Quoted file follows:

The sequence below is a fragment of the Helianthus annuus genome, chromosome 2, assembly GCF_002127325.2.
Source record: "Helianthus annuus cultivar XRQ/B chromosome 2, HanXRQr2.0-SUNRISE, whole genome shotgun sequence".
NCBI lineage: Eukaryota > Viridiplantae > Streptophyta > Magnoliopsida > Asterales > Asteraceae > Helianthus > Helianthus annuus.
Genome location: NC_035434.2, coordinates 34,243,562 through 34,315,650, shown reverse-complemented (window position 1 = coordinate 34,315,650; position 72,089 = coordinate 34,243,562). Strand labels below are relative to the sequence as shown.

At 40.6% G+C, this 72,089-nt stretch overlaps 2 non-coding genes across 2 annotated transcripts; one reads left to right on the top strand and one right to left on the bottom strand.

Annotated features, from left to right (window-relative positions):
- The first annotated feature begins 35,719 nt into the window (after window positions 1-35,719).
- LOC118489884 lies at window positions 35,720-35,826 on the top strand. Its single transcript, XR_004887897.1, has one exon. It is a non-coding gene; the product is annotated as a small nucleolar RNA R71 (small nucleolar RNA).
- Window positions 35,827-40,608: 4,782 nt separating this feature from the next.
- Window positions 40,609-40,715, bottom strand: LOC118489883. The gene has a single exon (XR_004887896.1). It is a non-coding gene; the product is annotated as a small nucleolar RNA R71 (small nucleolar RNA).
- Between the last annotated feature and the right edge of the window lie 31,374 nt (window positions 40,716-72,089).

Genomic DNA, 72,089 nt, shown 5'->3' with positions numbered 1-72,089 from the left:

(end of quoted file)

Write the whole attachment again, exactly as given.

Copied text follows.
The sequence below is a fragment of the Helianthus annuus genome, chromosome 2, assembly GCF_002127325.2.
Source record: "Helianthus annuus cultivar XRQ/B chromosome 2, HanXRQr2.0-SUNRISE, whole genome shotgun sequence".
NCBI lineage: Eukaryota > Viridiplantae > Streptophyta > Magnoliopsida > Asterales > Asteraceae > Helianthus > Helianthus annuus.
Genome location: NC_035434.2, coordinates 34,243,562 through 34,315,650, shown reverse-complemented (window position 1 = coordinate 34,315,650; position 72,089 = coordinate 34,243,562). Strand labels below are relative to the sequence as shown.

At 40.6% G+C, this 72,089-nt stretch overlaps 2 non-coding genes across 2 annotated transcripts; one reads left to right on the top strand and one right to left on the bottom strand.

Annotated features, from left to right (window-relative positions):
- The first annotated feature begins 35,719 nt into the window (after window positions 1-35,719).
- LOC118489884 lies at window positions 35,720-35,826 on the top strand. Its single transcript, XR_004887897.1, has one exon. It is a non-coding gene; the product is annotated as a small nucleolar RNA R71 (small nucleolar RNA).
- Window positions 35,827-40,608: 4,782 nt separating this feature from the next.
- Window positions 40,609-40,715, bottom strand: LOC118489883. The gene has a single exon (XR_004887896.1). It is a non-coding gene; the product is annotated as a small nucleolar RNA R71 (small nucleolar RNA).
- Between the last annotated feature and the right edge of the window lie 31,374 nt (window positions 40,716-72,089).

Genomic DNA, 72,089 nt, shown 5'->3' with positions numbered 1-72,089 from the left: